Brewing up in a bothy

Published 13 August 2023

A wood burning stove in Brattleburn bothy.  Wet laundry is drying on a string-made washing line over the stove.  The kettle is on.
What you need is a nice cup of tea.

Normally in August and September, Rambling Man takes some time off. Time to relax, unwind, and, [checks notes] spend time on beaches and water slides with the children. This year I thought I’d do something different. I thought I’d share some photos that I’ve wanted to use in my Sunday Picture feature for a long time but never seemed to find the right time. Well their time is now…

This post was originally supposed to be published on August 6th, but due to technical issues, it didn’t happen. Apologies.

I’m preparing this post in advance in July. It’s been raining for most of July. It’s pouring down as I type.

Rain is an occupational hazard in Britain. Especially when you’re out walking. And sometimes it really pours.

It’s June 2011. I was on my tenth day walking the Southern Upland Way. I’d intended to walk from the village of Wanlockhead to the town of Moffat where I had heard there was an Indian restaurant. I quite fancied a curry after many nights of pub grub or freeze dried meals.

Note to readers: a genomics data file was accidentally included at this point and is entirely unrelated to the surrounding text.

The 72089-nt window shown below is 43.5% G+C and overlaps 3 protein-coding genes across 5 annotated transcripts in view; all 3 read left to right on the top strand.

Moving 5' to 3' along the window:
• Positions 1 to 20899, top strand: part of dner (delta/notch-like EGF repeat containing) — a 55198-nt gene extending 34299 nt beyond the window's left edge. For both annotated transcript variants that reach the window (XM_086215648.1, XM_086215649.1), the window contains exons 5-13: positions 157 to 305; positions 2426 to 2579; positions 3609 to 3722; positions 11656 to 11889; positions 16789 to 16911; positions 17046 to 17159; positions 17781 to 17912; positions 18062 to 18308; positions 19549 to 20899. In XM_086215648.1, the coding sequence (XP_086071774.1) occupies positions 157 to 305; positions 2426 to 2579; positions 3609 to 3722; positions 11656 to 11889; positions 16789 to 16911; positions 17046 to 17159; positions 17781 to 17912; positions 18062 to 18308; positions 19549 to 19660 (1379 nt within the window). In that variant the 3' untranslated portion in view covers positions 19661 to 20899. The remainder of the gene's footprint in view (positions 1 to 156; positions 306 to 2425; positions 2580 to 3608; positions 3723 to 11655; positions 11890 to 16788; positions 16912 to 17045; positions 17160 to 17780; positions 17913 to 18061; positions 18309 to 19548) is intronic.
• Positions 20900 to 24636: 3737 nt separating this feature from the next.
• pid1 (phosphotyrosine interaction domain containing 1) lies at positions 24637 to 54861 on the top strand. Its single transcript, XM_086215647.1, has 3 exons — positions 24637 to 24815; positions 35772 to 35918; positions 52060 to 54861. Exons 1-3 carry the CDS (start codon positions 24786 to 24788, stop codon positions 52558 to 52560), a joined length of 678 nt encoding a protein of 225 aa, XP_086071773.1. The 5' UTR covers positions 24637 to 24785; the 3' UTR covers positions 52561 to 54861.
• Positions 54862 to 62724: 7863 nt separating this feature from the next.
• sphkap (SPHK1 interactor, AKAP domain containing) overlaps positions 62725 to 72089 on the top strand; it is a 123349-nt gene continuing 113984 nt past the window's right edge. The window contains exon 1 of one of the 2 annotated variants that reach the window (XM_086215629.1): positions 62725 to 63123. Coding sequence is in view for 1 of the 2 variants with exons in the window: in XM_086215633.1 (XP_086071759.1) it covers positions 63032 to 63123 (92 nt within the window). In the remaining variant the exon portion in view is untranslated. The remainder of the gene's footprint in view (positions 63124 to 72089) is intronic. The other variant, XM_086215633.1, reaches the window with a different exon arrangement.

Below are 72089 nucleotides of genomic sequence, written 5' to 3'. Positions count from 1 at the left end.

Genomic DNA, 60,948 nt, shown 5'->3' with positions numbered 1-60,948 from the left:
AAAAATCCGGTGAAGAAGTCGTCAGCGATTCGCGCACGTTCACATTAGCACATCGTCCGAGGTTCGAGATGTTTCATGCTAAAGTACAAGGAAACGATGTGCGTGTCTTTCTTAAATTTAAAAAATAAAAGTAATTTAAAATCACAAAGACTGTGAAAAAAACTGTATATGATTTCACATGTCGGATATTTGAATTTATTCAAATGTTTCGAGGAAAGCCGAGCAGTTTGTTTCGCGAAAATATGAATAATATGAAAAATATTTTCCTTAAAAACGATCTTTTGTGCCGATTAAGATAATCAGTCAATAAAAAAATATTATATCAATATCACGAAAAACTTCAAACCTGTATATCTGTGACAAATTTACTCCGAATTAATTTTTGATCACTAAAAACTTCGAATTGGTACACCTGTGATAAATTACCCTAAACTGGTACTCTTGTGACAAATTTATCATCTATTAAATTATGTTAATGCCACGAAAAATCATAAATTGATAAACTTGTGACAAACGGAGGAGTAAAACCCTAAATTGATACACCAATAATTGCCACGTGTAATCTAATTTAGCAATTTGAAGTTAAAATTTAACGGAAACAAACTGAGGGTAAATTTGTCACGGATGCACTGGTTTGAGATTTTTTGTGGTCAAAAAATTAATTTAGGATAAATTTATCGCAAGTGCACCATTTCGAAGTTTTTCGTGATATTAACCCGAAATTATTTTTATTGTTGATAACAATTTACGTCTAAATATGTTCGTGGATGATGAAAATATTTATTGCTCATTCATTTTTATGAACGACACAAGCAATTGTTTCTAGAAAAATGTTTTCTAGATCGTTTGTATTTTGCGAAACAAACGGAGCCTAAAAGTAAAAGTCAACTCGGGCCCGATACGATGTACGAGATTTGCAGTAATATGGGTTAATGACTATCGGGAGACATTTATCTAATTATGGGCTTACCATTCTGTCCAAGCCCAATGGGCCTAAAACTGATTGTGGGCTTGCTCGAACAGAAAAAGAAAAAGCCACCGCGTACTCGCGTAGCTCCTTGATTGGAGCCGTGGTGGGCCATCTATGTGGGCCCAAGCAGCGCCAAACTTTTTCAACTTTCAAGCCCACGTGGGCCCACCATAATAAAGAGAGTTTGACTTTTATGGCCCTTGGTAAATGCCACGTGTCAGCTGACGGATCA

When it started, I’d thought the rain was just a passing shower so didn’t get my waterproofs on. Very quickly I was proved wrong, and ended up soaked to the bone. I was seven or eight miles from Moffat. A long way to walk when wet. But a sign pointed off to a bothy, off the route. Brattleburn bothy. It needed a very slight detour but at least I could get indoors and do a quick change of clothing before carrying on.

Almost as soon as I’d got in the door, the heavens opened in spectacular fashion.

The bothy had a stove. Some kindly soul had left some firewood. I had a choice. Walk on and get very wet and have curry. Or stay the night at the bothy, put the stove on, dry out, and eat yet another freeze dried meal.

I got the fire going, brewed up, and tried to dry my very wet socks.

I finally had a curry eight days later when I reached Berwick-upon-Tweed.

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